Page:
This week has been one of meetings. Not the boring kind held in conference rooms, but the engaging kind where risk and exploration run head long into new experiences and friends. Recently for me, this has included the beaches of Tel Aviv, Old Jaffa, the Ministry of the Interior Visa lady, and my new co-workers/ collaborators/ friends- the PICR lab at IDC. This lab, which focuses on the psychology of inter-group conflict and reconciliation, is comprised of about 25 researchers dedicated to good research applicable to social change and conflict resolution. It was quite an experience meeting 25 people that that spoke my academic language and my notebook is now filled with thoughts on Israel as well as research ideas. This is an exceptionally good feeling. I very much look forward to getting started.
I've now been in Israel about a week. I've met some good friends/ mentors from the US here to visit and been introduced to quite a few of my new lab mates. I'm told I'm in for an intense experience and that there is no such thing as Chanukah break here.
I've also become increasingly aware of the clash of cultures that is Tel Aviv. So far, these have included Orthodox men sitting on buses painted with smiley faces and movie images, debates between religious and secular individuals on the West Bank/ Occupation/ Judea and Samaria/ morality, and the construction of the first Israeli fraternity (an American import). My roommate watches American TV but at Israeli hours (late) and the 'Peace Industry' here and in the US seem to collide in many conversations. Throughout this I am learning. My take away this week is that the role of the US in the world is diverse and very important. Our American culture is exported, and sometimes misunderstood, as TV, movies, education, money, government and other more personal interactions. We must pay attention to this, and I will do my best not to forget the impact that we have.
For the first time in a long time, my answer to this question is no. Today is my first full day in Israel. While I may at times feel like a tourist and engage in touristy activities like sightseeing, I am here as something more. I am enjoying my time here. The weather is beautiful, the beach is (I hear) about 10 minutes away, and there are wonderful stores and shops minutes from my apartment. Israel is also a very good instructor in cultural differences. People stand a bit closer here, are a bit more up-front, and far more likely to honk. They are also very helpful and unfailingly tolerant when my Hebrew doesn't quite serve to get the nuances of the situation across. Luckily, almost everyone I've spoken to here also speaks English, which has already led to a few interesting conversations.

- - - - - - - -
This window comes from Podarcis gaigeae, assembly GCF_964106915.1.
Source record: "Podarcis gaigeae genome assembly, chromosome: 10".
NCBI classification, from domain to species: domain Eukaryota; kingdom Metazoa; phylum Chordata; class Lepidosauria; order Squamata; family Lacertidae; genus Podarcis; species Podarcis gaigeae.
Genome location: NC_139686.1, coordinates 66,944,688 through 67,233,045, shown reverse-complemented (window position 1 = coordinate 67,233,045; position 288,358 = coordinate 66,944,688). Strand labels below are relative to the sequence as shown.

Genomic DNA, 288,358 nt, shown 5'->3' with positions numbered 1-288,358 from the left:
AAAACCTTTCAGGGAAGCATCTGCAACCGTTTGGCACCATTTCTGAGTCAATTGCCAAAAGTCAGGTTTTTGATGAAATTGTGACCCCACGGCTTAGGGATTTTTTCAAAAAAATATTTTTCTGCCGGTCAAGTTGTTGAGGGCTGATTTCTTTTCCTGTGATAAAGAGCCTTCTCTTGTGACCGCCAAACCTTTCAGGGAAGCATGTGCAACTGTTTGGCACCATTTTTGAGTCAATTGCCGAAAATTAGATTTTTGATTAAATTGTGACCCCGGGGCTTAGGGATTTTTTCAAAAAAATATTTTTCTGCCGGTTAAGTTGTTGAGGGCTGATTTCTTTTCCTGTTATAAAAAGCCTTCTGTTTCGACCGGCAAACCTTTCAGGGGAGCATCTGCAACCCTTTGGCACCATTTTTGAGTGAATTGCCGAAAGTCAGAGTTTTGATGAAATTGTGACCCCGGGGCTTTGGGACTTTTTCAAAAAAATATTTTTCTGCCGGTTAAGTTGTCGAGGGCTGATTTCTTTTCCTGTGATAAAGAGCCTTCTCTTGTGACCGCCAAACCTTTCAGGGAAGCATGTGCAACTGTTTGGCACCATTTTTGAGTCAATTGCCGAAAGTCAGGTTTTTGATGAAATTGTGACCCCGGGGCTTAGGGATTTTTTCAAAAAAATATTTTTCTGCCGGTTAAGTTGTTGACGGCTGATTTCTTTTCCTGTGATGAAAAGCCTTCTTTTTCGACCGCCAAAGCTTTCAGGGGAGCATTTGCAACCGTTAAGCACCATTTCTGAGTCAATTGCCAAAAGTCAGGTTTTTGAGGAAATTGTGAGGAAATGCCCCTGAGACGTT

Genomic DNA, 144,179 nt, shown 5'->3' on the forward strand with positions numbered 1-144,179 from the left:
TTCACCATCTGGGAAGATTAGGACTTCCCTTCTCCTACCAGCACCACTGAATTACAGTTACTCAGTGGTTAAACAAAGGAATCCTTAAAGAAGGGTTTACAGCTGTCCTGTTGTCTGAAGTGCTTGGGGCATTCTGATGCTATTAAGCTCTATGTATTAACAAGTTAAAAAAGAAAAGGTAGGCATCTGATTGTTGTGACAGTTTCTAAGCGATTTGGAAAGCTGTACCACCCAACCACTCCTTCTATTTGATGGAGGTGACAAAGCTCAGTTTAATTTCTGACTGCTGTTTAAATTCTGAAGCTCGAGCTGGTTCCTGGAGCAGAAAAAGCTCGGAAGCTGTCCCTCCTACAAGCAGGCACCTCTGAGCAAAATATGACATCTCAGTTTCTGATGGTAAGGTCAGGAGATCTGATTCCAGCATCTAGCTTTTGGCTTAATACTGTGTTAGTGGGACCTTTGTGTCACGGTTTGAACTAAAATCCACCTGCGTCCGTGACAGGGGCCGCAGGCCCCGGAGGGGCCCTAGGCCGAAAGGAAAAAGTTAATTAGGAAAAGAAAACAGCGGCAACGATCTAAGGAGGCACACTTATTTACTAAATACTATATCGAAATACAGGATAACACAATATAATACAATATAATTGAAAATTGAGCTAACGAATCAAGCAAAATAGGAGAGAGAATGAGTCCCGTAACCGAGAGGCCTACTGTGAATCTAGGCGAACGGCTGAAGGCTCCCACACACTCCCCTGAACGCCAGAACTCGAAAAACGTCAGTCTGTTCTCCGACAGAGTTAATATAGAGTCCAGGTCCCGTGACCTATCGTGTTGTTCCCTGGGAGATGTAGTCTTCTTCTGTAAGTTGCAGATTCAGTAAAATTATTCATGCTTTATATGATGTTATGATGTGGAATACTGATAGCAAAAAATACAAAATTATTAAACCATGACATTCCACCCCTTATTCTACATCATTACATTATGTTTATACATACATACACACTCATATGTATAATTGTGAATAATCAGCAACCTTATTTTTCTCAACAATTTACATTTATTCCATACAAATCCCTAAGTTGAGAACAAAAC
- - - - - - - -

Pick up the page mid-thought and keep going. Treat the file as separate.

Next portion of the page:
While today I conquered getting an Israeli sim card and new phone number, I am still working on finalizing my visa (the ministry was on strike while I was in the US and I have 3 months to get the correct one while here), organizing my work in the lab, and getting my brain on my current time zone. I met my first lab mate today and very much look forward to meeting my Rotary and IDC colleagues in the near future. And, while all these things are interesting, I'll do my best to share the best of my experiences through pictures instead of words. Welcome to Tel Aviv.
I've finally landed in Tel Aviv, a day later and a bit thirstier than when I left LAX. My family, and my dog, are in the US, but I'm excited to meet a new academic family here in Israel. I wanted to begin this blog the right way, by thanking those who have made the trip it will chronicle possible. These people fall into three categories, Rotarians, my UCI academic family, and my biological family. First, thank you to Rotary International, District 5320, and my local clubs in Southern California and Tel Aviv for your sponsorship. Second, thank you to my committee, chair, and the Center for Citizen Peacebuilding including the Olive Tree Initiative for helping me get to this point; and thank you to my family, including Jared, Katherine, and my parents Natalie and Howard for helping me pack all my things into a tiny storage unit, providing constant encouragement, and for raising me to think globally and not be afraid to ask questions.